The DNA of cancer cells contains many mutations. A few of these mutations are called "driver mutations" because they were responsible for changing the behavior of the cells to make them multiply out of control and form a tumor. But the vast majority of mutations in the cell had no effect and are just "along for the ride"—these are called "passenger mutations". Telling driver mutations apart from the far more numerous passenger mutations can be very challenging. One commonly used approach is to look for exactly the same mutation occurring in many different patients' cancers. This "recurrence" approach has been very successful over the past decade at identifying cancer driver genes and mutations. However, it assumes that every recurrent mutation ("mutation hotspot") is a driver hotspot. In this new paper published this week in Science, MGH researchers Dr. Lee Zou and Dr. Michael Lawrence took a new critical look at this assumption.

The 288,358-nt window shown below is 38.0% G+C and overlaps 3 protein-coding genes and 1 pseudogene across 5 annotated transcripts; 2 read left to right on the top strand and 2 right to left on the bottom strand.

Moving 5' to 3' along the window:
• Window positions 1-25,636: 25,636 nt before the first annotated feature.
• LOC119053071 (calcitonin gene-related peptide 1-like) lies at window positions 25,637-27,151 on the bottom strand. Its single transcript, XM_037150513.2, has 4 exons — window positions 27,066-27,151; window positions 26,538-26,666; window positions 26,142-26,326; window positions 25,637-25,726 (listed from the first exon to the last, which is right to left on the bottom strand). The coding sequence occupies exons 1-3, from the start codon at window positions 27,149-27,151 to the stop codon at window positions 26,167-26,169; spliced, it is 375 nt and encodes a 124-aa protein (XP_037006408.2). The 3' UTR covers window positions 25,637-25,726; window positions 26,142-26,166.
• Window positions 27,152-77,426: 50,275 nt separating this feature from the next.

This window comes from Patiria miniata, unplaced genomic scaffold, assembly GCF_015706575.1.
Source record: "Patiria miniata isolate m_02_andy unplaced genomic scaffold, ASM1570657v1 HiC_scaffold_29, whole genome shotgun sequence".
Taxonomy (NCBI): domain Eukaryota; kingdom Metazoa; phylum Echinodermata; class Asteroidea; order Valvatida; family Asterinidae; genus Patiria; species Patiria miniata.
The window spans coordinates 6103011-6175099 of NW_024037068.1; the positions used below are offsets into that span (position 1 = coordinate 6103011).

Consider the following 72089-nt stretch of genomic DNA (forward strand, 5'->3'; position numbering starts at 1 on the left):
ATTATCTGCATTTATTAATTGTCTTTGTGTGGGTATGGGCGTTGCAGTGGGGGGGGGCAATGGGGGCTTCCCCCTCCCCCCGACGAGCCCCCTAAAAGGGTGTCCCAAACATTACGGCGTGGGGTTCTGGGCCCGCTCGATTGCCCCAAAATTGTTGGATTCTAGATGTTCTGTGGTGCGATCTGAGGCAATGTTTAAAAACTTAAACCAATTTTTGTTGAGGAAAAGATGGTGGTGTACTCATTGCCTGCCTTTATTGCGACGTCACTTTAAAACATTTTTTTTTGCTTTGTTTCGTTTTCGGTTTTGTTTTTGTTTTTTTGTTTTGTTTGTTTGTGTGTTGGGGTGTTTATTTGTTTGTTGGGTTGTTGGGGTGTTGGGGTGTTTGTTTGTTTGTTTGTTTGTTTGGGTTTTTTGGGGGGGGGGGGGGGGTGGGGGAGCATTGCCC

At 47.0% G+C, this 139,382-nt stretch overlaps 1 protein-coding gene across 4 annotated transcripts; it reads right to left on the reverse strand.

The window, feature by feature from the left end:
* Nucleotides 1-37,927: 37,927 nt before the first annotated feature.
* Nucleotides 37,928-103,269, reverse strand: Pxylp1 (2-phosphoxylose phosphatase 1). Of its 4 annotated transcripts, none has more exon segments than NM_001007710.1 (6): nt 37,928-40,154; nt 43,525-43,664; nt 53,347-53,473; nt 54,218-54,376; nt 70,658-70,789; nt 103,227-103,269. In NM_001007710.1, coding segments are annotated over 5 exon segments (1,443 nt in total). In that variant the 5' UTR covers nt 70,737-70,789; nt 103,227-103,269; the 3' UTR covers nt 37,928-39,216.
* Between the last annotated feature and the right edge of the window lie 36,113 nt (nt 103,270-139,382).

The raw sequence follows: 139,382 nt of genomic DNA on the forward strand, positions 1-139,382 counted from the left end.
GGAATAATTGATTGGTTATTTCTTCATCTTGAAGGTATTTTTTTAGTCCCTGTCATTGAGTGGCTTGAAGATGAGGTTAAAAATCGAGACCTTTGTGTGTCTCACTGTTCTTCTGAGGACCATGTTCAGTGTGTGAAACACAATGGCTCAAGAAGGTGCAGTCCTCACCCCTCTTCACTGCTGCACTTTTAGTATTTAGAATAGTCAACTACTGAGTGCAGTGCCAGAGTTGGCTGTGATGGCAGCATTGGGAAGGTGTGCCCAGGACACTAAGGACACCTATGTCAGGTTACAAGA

Read more about this exciting new research here.